• Bradenton Herald said, "Voters will have to wrestle control of land acquisition and conservation away from politicians to put Florida back on the road to preserving land that will safeguard water, wildlife and vegetation. That opportunity exists today… Once a national leader in land conservation, Florida lost its way. Clean water and thriving ecosystems are vital to the state's quality of life and economic prosperity. Future generations will benefit from today's sound investments in public land."[7]
  • Florida Today said, "Because the Legislature has skimped on funding environmental programs, it's up to voters to approve Amendment 1 to provide Florida with a consistent and adequate revenue source for land and water conservation."[32]
  • The Gainesville Sun said, “But is Florida still an immature society? With a population approaching 20 million, haven't we matured to the point that we ought to be about the business of preserving great swaths of unique Florida landscapes — beaches, wetlands, forests, lakes and rivers — for the benefit of our children and their children?… That's why it'll be up to the voters next year to impose some level of adult supervision over the Legislature's future use and abuse of Documentary Stamp funds.”[23]
  • Ocala Star Banner said, "Lawmakers who say that spending choices should be left in their hands fail to acknowledge their failure to protect Florida's environment. The Florida Forever program had funded conservation purchases, but the Legislature has slashed its funding more than 97 percent since 2009… Now that voters from across the state have helped put the Water and Land Legacy initiative on the ballot, more of us must help it get the 60 percent support needed for passage."[33]
  • Tallahassee Democrat said, "Preserving Florida's beauty is good for the people, good for business and good for our future. Vote yes."[34]
  • The Tampa Tribune said, “There are no longer guarantees that Florida's environment will be adequately safeguarded, and that should concern all residents, as well as business leaders, who know Florida's natural beauty underpins its appeal. This is why voters need to enthusiastically back Florida's Water and Land Legacy Campaign — a drive to place a proposed amendment to Florida's constitution on the November 2014 ballot."[35]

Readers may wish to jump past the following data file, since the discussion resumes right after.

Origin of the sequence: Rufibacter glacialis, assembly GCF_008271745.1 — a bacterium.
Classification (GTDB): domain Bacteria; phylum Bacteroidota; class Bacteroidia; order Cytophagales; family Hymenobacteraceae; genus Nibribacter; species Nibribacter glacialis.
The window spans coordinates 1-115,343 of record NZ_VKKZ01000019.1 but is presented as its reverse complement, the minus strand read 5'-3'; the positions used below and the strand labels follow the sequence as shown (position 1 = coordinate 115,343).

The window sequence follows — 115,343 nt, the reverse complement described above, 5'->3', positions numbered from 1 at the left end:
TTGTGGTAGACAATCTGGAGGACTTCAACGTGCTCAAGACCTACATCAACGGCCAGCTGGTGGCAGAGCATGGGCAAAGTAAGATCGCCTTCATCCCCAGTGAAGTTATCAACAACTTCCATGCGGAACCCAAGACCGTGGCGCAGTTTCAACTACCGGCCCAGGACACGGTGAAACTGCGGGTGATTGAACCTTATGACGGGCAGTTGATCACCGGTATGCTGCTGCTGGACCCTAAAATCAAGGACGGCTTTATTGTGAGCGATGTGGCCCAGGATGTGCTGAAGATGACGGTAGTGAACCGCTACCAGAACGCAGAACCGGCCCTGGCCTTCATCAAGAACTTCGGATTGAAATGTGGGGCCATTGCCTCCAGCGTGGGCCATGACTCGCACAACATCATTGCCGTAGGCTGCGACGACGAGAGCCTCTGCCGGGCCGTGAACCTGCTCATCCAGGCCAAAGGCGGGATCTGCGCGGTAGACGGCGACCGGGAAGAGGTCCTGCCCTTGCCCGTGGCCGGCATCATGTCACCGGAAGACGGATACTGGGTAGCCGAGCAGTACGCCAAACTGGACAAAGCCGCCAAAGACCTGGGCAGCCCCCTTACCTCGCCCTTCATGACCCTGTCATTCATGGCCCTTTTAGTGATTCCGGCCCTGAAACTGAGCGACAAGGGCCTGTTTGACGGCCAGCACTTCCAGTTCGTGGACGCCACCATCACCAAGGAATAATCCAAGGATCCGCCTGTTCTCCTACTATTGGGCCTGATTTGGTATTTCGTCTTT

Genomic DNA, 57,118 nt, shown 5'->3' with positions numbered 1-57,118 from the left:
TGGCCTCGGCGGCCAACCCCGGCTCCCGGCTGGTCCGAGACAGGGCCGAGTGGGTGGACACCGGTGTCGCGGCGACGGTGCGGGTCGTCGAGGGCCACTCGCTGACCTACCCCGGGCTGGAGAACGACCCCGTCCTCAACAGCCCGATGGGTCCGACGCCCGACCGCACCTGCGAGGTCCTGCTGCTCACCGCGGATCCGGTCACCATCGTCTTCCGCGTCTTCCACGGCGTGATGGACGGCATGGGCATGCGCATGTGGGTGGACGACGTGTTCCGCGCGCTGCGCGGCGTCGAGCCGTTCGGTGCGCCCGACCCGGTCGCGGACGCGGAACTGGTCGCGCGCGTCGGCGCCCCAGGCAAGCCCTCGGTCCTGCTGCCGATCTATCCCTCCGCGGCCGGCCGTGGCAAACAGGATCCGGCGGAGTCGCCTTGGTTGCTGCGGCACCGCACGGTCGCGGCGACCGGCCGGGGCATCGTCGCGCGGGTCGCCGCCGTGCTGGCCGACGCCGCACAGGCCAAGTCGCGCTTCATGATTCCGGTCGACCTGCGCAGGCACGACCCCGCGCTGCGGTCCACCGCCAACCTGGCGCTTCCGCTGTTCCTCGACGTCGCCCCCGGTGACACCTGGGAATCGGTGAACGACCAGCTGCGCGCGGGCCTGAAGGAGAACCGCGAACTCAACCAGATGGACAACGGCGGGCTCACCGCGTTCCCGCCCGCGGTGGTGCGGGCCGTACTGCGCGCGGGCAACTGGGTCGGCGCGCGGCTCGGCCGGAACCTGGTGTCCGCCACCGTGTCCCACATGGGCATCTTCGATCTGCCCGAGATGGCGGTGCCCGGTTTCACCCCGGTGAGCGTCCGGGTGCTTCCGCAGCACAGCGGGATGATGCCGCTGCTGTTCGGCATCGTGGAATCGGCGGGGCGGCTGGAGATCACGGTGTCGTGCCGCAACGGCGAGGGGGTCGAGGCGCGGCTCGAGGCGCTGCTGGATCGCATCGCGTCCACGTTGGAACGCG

Opposition

  • The News Herald said, "That’s a lot of money for a program — buying up more and more land to put under government control — that is inherently wasteful. In past editorials, this newspaper has applauded reductions in Florida land-buying expenditures. The state owns enough land. Some estimates put the total as high as 30 percent of Florida acreage, all of it shielded from taxation and requiring taxpayer dollars for upkeep."[36]

Polls

See also: Polls, 2014 ballot measures
Florida Amendment 1 (2014)
Poll Support OpposeUndecidedMargin of ErrorSample Size
Florida Chamber Political Institute
6/11/2014
78.0%14.0%8.0%+/-3.5806
Note: The polls above may not reflect all polls that have been conducted in this race. Those displayed are a random sampling chosen by Ballotpedia staff. If you would like to nominate another poll for inclusion in the table, send an email to editor@ballotpedia.org.

Path to the ballot

See also: Laws governing the initiative process in Florida

The initiative’s supporters needed to collect a minimum of 683,149 valid signatures by February 1, 2014, in order to qualify the measure for the November 2014 ballot. Proponents turned in 709,976 valid signatures to the Department of State.[1]

On September 26, 2013, the Florida Supreme Court ruled the measure’s language to be accurate, concise and constitutional.[1]

The measure was certified for the ballot on January 17, 2014.[1]

See also

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Suggest a link

External links

Support

Opposition

References

  1. 1.0 1.1 1.2 1.3 1.4 Florida Secretary of State, "Water and Land Conservation," accessed January 15, 2014